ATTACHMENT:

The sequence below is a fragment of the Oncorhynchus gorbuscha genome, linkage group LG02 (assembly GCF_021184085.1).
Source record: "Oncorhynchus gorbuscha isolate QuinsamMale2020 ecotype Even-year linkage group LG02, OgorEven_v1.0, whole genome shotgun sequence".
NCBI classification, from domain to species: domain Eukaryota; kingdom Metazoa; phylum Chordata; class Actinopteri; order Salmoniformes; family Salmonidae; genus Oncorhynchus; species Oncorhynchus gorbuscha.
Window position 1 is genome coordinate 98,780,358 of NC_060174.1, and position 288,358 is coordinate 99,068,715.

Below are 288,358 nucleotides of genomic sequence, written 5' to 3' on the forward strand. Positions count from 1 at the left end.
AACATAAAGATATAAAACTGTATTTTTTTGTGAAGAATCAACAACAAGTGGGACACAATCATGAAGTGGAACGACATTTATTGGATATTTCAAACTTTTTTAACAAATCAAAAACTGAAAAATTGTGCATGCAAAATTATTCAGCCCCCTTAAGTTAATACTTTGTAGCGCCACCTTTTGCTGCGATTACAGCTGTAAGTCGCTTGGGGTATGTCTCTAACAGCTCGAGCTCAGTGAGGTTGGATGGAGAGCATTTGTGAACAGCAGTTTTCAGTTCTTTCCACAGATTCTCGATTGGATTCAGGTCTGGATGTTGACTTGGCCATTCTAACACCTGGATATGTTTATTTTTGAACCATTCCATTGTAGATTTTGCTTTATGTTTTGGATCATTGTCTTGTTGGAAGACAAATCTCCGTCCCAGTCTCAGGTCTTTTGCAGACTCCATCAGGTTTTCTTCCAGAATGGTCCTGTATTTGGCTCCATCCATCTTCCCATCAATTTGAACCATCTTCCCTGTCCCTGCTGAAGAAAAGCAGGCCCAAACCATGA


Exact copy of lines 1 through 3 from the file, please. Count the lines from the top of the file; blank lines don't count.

The sequence below is a fragment of the Oncorhynchus gorbuscha genome, linkage group LG02 (assembly GCF_021184085.1).
Source record: "Oncorhynchus gorbuscha isolate QuinsamMale2020 ecotype Even-year linkage group LG02, OgorEven_v1.0, whole genome shotgun sequence".
NCBI classification, from domain to species: domain Eukaryota; kingdom Metazoa; phylum Chordata; class Actinopteri; order Salmoniformes; family Salmonidae; genus Oncorhynchus; species Oncorhynchus gorbuscha.